What is a Guideline?
Posted on 13th February 2018 by Neelam Khan
Despite being widely used, particularly in healthcare, guidelines are not well understood by many. Therefore, this blog post will attempt to shed some light on this increasingly prominent aspect of evidence-based healthcare.
Misconceptions of a Guideline
First of all, there are many misconceptions surrounding guidelines so letâ€™s begin by dispelling the myths:
- The purpose of guidelines is just to dictate the clinical management of diseases
While guidelines are used by healthcare professionals as a way to inform them about how to care for patients with specific conditions, guidelines cover a much greater scope. In healthcare, the term ‘guideline’ encompasses recommendations on everything from clinical practice and the governance and prescription of medications, to public health interventions and social care services and provisions. 
- Guidelines are developed for and used solely by healthcare practitioners
This is perhaps the commonest misconception regarding guidelines and, in actual fact, it couldnâ€™t be further from the truth. Given that guidelines exist for a vast array of topics, it shouldnâ€™t come as a surprise that guidelines are developed for and used by local authorities, schools, national organisations and even patients and their families to name but a few. All the more so, many guideline publications, such as those developed by NICE, are intended to be jargon-free to encourage use by laypeople â€“ particularly patients â€“ to inform their decisions.
- Guidelines are a set of rules
It is important to understand that guidelines are not designed to be used like a cookbook. One formula does not work for everybody. Hence, in some circumstances, the purpose guidelines aim to serve is to make adaptable recommendations.
So what exactly is a Guideline?
Now that we have established what a guideline is not, letâ€™s consider what a guideline is.
The Merriam Webster dictionary definition for the word is â€œan indication or outline of policy or conductâ€.  In healthcare, the term describes a set of systematically developed statements that aim to fulfil various objectives.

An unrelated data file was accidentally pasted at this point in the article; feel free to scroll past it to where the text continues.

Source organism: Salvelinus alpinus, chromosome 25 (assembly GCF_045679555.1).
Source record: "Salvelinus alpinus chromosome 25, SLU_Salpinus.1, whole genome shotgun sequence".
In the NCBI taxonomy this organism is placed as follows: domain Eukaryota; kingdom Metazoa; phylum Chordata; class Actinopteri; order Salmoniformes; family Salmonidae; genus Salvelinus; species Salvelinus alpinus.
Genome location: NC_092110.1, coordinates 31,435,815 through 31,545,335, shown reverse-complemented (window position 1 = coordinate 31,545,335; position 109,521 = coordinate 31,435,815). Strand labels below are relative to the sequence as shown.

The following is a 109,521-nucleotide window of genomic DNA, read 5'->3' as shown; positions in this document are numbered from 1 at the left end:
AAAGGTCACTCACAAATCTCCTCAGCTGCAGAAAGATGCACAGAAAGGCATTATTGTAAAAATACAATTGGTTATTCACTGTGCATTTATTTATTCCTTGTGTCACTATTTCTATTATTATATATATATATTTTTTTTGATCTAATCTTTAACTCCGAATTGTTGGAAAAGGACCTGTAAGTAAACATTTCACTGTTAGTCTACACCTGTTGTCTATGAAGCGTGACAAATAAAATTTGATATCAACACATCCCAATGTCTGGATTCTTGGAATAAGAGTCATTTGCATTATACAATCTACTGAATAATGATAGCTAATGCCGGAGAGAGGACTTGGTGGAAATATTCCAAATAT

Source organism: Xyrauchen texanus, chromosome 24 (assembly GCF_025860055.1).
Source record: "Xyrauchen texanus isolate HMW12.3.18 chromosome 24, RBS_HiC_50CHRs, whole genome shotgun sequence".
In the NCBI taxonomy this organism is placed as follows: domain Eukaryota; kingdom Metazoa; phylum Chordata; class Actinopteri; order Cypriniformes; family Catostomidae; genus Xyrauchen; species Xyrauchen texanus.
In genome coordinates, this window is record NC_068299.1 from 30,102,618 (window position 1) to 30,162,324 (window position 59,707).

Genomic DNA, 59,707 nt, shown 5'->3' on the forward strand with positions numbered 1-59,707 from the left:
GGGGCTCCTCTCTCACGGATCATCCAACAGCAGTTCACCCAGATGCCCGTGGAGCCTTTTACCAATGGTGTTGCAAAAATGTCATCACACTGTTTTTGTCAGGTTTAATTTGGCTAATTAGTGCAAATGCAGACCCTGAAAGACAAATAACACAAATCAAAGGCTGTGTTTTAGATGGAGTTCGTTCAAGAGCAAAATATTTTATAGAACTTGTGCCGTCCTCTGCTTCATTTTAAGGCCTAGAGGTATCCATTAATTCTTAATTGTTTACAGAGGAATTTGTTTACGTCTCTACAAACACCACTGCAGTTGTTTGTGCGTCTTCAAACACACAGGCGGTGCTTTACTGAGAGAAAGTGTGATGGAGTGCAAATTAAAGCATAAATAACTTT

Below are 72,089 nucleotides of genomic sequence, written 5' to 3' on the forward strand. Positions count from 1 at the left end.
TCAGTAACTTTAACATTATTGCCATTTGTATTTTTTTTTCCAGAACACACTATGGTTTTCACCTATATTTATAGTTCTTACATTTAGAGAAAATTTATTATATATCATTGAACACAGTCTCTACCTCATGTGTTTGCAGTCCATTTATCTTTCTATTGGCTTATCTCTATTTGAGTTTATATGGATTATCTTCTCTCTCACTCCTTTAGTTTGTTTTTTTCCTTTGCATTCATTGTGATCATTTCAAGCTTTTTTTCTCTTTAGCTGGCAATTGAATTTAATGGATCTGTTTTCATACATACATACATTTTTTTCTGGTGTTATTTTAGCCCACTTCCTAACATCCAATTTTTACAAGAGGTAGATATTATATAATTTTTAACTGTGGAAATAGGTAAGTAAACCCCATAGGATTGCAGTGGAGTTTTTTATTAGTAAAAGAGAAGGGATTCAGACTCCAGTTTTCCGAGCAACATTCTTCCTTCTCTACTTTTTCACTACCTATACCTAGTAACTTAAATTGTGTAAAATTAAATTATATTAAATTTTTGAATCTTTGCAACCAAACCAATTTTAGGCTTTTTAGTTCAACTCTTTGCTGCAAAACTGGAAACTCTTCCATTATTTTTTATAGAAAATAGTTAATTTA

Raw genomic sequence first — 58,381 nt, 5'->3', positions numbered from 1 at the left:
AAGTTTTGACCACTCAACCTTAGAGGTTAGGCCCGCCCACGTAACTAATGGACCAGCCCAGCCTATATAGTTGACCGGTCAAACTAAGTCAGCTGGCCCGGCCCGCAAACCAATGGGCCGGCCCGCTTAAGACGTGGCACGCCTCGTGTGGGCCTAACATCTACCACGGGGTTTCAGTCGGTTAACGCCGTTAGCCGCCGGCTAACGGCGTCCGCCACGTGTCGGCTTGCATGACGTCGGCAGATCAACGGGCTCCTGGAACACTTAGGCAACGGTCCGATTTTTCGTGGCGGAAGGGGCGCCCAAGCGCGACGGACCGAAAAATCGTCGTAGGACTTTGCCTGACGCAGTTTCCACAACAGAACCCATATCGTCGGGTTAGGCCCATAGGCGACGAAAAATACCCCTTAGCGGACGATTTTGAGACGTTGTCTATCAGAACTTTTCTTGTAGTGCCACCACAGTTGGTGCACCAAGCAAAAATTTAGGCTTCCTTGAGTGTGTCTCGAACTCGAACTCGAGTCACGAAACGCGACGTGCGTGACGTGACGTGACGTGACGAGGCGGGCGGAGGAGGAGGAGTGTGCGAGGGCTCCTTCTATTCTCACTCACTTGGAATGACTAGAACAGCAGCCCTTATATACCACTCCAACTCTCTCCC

Primarily, they provide users quick access to concise chunks of relevant evidence. Just think of the sheer volume of research conducted every year. It is simply unrealistic to expect healthcare practitioners to sift through every study, judge its value and decide whether it should be applied in patient care. Hence, guidelines aid healthcare professionals and patients in the decision-making processes involved at various stages in care. Moreover, they can help to protect against needless, ineffective and/or unusual interventions. Overall, the objective is to improve the consistency and outcomes of care. 
As a result, guidelines are an invaluable part of healthcare. However, not all guidelines are created equal! The value of a guideline depends on the quality of the evidence on which it is based, its relevance and applicability to clinical practice, and its consideration of patient preferences. In other words, the best guidelines are developed through a rigorous evidence-based approach.
As the incorporation of guidelines into everyday practice becomes commonplace, it is crucial that all involved in the provision and delivery of healthcare, as well as those on the receiving end of care, understand what guidelines are â€“ and are not. Equally, we must bear in mind that, unless guidelines are critically assessed and used appropriately, instead of benefiting patients, practitioners and healthcare systems, they have the potential to cause them harm.